Microstructural development during the quenching and partitioning process in a newly designed low-carbon steel

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    This paper presents a detailed characterization of the microstructural development of a new quenching and partitioning (Q&P) steel. Q&P treatments, starting from full austenitization, were applied to the developed steel, leading to microstructures containing volume fractions of retained austenite of up to 0.15. The austenite was distributed as films in between the martensite laths. Analysis demonstrates that, in this material, stabilization of austenite can be achieved at significantly shorter time scales via the Q&P route than is possible via a bainitic isothermal holding. The results showed that the thermal stabilization of austenite during the partitioning step is not necessarily accompanied by a significant expansion of the material. This implies that the process of carbon partitioning from martensite to austenite occurs across low-mobility martensite–austenite interfaces. The amount of martensite formed during the first quench has been quantified. Unlike martensite formed in the final quench, this martensite was found to be tempered during partitioning. Measured volume fractions of retained austenite after different treatments were compared with simulations using model descriptions for carbon partitioning from martensite to austenite. Simulation results confirmed that the carbon partitioning takes place at low-mobility martensite–austenite interfaces.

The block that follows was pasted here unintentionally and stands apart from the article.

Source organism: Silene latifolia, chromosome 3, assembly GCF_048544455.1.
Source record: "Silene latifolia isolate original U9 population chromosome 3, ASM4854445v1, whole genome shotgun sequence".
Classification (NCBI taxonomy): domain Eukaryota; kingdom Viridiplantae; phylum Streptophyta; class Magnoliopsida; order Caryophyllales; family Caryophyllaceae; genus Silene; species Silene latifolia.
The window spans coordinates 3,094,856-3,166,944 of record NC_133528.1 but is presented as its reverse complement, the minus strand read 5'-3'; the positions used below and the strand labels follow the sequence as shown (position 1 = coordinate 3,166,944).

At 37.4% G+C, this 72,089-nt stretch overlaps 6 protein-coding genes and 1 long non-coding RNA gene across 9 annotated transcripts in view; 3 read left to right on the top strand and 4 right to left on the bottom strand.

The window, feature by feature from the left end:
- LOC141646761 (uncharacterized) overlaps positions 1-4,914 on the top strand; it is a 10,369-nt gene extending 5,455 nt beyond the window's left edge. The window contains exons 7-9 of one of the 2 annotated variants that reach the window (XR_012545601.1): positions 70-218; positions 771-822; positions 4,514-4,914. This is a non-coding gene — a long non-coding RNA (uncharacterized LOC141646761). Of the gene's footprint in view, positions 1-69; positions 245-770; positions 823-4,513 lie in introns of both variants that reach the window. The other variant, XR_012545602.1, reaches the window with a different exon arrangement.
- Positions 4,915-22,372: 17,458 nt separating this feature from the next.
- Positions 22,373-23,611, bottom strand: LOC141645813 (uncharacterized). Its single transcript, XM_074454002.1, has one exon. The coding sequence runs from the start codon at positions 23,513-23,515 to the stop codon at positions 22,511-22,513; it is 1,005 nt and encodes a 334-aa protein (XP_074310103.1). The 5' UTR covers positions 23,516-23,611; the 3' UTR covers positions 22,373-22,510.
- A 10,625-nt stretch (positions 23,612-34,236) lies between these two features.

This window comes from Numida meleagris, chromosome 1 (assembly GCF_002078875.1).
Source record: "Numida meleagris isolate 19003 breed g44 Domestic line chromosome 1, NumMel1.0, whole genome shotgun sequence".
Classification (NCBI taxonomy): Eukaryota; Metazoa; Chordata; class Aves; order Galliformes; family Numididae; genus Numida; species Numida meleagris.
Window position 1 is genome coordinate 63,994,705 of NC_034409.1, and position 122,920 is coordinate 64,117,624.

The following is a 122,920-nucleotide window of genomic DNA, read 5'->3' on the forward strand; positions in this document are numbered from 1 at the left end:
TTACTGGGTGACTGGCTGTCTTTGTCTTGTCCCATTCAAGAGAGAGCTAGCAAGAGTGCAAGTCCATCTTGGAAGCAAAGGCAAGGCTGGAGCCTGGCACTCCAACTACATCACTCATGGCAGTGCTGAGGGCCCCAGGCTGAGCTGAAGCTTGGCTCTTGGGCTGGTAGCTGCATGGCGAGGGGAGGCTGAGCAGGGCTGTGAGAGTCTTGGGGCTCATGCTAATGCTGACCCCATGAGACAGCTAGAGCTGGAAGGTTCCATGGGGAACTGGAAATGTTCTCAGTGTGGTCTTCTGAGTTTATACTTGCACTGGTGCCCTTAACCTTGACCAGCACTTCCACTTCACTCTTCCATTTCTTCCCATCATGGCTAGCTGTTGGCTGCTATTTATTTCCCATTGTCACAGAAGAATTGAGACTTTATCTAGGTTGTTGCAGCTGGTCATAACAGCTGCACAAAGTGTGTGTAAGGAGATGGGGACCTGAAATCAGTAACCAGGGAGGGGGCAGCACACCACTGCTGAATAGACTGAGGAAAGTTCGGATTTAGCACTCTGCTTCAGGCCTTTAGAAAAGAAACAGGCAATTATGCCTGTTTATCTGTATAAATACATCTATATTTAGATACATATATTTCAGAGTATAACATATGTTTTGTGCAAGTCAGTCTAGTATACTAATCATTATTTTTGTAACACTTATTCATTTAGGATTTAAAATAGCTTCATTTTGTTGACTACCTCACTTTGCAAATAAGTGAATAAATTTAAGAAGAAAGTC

Original languageEnglish
    Pages (from-to)6059-6068
    JournalActa Materialia
    Issue number15
    Publication statusPublished - 2011

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